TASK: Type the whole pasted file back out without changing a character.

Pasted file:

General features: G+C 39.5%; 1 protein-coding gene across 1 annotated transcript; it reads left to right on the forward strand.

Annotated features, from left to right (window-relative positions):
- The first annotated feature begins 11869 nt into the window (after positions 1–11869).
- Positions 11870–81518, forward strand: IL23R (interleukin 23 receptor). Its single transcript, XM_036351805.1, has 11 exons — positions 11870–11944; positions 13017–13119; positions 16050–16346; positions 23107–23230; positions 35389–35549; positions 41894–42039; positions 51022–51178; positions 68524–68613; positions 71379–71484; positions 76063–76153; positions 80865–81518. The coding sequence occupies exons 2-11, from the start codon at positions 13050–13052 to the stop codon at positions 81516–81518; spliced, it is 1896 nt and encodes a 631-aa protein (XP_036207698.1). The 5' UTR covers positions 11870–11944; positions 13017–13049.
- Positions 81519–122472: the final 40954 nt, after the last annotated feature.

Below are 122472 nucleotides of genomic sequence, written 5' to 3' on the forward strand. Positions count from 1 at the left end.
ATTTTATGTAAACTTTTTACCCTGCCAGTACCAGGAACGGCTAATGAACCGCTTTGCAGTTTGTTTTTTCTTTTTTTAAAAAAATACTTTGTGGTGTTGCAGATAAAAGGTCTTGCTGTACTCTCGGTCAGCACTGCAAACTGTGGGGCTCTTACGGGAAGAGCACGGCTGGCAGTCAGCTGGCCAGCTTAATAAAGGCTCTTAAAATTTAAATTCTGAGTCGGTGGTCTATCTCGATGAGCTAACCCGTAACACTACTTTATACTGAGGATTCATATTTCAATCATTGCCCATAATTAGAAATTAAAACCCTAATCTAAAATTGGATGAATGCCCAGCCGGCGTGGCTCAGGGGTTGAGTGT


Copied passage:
General features: G+C 39.5%; 1 protein-coding gene across 1 annotated transcript; it reads left to right on the forward strand.

Annotated features, from left to right (window-relative positions):
- The first annotated feature begins 11869 nt into the window (after positions 1–11869).
- Positions 11870–81518, forward strand: IL23R (interleukin 23 receptor). Its single transcript, XM_036351805.1, has 11 exons — positions 11870–11944; positions 13017–13119; positions 16050–16346; positions 23107–23230; positions 35389–35549; positions 41894–42039; positions 51022–51178; positions 68524–68613; positions 71379–71484; positions 76063–76153; positions 80865–81518. The coding sequence occupies exons 2-11, from the start codon at positions 13050–13052 to the stop codon at positions 81516–81518; spliced, it is 1896 nt and encodes a 631-aa protein (XP_036207698.1). The 5' UTR covers positions 11870–11944; positions 13017–13049.
- Positions 81519–122472: the final 40954 nt, after the last annotated feature.

Below are 122472 nucleotides of genomic sequence, written 5' to 3' on the forward strand. Positions count from 1 at the left end.
ATTTTATGTAAACTTTTTACCCTGCCAGTACCAGGAACGGCTAATGAACCGCTTTGCAGTTTGTTTTTTCTTTTTTTAAAAAAATACTTTGTGGTGTTGCAGATAAAAGGTCTTGCTGTACTCTCGGTCAGCACTGCAAACTGTGGGGCTCTTACGGGAAGAGCACGGCTGGCAGTCAGCTGGCCAGCTTAATAAAGGCTCTTAAAATTTAAATTCTGAGTCGGTGGTCTATCTCGATGAGCTAACCCGTAACACTACTTTATACTGAGGATTCATATTTCAATCATTGCCCATAATTAGAAATTAAAACCCTAATCTAAAATTGGATGAATGCCCAGCCGGCGTGGCTCAGGGGTTGAGTGT